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Pulmonary venous isolation by antral ablation with a large cryoballoon for treatment of paroxysmal and persistent atrial fibrillation: medium-term outcomes and non-randomised comparison with pulmonary venous isolation by radiofrequency ablation
  1. Pipin Kojodjojo,
  2. Mark D O'Neill,
  3. Phang Boon Lim,
  4. Louisa Malcolm-Lawes,
  5. Zachary I Whinnett,
  6. Tushar V Salukhe,
  7. Nicholas W Linton,
  8. David Lefroy,
  9. Anthony Mason,
  10. Ian Wright,
  11. Nicholas S Peters,
  12. Prapa Kanagaratnam,
  13. D Wyn Davies
  1. Department of Cardiac Electrophysiology, St. Mary's Hospital, Imperial College NHS Healthcare Trust, London, UK
  1. Correspondence to Pipin Kojodjojo, St. Mary's Hospital, Imperial College Healthcare NHS Trust, Praed Street, London W2 1NY, United Kingdom; pipin.kojodjojo{at}imperial.ac.uk

Abstract

Background To prevent atrial fibrillation (AF) recurrence after catheter ablation, pulmonary venous isolation (PVI) at an antral level is more effective than segmental ostial ablation. Cryoablation around the pulmonary venous (PV) ostia for AF therapy is potentially safer compared to radiofrequency ablation (RFA). The aim of this study was to investigate the efficacy of a strategy using a large cryoablation balloon to perform antral cryoablation with ‘touch-up’ ostial cryoablation for PVI in patients with paroxysmal and persistent AF.

Methods Paroxysmal and persistent AF patients undergoing their first left atrial ablation were recruited. After cryoballoon therapy, each PV was assessed for isolation and if necessary, treated with focal ostial cryoablation until PVI was achieved. Follow-up with Holter monitoring was performed. Clinical outcomes of the cryoablation protocol were compared, with consecutive patients undergoing PVI by RFA.

Results 124 consecutive patients underwent cryoablation. 77% of paroxysmal and 48% of persistent AF subjects were free from AF at 12 months after a single procedure. Over the same time period, 53 consecutive paroxysmal AF subjects underwent PVI with RFA and at 12 months, 72% were free from AF at 12 months (p=NS). There were too few persistent AF subjects (n=8) undergoing solely PVI by RFA as a comparison group. Procedural and fluoroscopic times during cryoablation were significantly shorter than RFA.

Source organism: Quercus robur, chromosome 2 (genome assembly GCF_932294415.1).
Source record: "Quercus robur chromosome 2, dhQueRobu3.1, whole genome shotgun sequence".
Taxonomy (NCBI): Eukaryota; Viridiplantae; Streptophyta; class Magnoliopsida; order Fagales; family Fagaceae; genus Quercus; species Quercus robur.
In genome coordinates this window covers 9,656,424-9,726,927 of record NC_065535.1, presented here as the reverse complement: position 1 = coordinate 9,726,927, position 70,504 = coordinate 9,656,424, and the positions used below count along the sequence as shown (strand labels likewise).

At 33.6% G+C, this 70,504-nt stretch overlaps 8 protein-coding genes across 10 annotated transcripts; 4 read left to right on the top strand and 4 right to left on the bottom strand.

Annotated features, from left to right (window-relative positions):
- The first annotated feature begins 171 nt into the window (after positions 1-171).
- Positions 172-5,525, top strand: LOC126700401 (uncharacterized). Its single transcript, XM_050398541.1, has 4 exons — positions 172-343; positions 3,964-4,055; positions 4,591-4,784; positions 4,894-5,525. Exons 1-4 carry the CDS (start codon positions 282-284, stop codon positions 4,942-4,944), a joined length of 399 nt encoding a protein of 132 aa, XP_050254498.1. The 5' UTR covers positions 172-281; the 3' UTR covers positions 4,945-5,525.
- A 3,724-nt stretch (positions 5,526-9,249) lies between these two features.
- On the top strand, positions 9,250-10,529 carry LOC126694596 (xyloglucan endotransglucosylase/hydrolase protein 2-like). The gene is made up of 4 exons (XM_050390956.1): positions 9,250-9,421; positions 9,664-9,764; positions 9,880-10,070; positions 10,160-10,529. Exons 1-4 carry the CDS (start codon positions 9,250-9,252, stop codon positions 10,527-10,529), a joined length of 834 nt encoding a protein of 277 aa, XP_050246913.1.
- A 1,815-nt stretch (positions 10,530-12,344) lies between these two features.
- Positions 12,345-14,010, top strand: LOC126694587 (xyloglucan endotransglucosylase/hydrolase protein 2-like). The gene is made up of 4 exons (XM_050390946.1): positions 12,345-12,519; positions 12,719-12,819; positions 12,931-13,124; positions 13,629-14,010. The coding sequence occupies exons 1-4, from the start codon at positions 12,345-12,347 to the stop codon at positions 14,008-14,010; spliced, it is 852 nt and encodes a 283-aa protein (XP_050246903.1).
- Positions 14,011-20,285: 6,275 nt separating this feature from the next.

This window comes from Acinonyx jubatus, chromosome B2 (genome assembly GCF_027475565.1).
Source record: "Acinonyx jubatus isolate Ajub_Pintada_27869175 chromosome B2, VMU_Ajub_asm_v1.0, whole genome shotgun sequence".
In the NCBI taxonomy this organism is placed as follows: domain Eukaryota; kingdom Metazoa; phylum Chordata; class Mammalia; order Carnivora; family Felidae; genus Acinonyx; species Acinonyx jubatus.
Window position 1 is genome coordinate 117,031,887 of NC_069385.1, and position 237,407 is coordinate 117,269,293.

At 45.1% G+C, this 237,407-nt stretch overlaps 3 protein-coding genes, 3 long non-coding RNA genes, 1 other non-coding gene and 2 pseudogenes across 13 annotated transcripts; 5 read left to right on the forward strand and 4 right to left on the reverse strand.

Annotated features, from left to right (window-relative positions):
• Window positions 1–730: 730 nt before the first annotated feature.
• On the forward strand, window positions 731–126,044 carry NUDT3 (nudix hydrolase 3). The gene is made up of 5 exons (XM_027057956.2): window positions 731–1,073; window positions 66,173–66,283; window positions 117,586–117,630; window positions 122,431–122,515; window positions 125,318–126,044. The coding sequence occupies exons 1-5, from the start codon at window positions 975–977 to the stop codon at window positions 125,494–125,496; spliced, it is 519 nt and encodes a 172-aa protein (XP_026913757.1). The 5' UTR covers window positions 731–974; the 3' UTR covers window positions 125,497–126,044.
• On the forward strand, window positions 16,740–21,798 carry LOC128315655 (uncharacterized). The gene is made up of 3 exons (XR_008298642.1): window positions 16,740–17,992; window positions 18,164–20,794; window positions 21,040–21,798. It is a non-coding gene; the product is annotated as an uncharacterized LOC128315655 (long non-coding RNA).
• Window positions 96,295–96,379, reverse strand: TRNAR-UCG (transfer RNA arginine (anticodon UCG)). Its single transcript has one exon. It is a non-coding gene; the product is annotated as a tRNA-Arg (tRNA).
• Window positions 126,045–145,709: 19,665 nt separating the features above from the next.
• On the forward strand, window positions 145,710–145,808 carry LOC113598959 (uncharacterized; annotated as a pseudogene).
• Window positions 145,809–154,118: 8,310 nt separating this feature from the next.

Conclusions PV isolation can be achieved in less than 2 h by a simple cryoablation protocol with excellent results after a single intervention, particularly for paroxysmal AF.

  • Atrial fibrillation
  • cryoablation
  • radiofrequency ablation
  • pulmonary venous isolation
  • radiofrequency ablation (RFA)

This is an open-access article distributed under the terms of the Creative Commons Attribution Non-commercial License, which permits use, distribution, and reproduction in any medium, provided the original work is properly cited, the use is non commercial and is otherwise in compliance with the license. See: http://creativecommons.org/licenses/by-nc/2.0/ and http://creativecommons.org/licenses/by-nc/2.0/legalcode.

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Footnotes

  • Funding British Heart Foundation. Dr Pipin Kojodjojo is funded by a British Heart Foundation Travel Fellowship (FS/09/047).

  • Competing interests None.

  • Ethics approval This study was conducted with the approval of St. Mary's Hospital, Imperial College Healthcare NHS Trust.

  • Provenance and peer review Not commissioned; externally peer reviewed.

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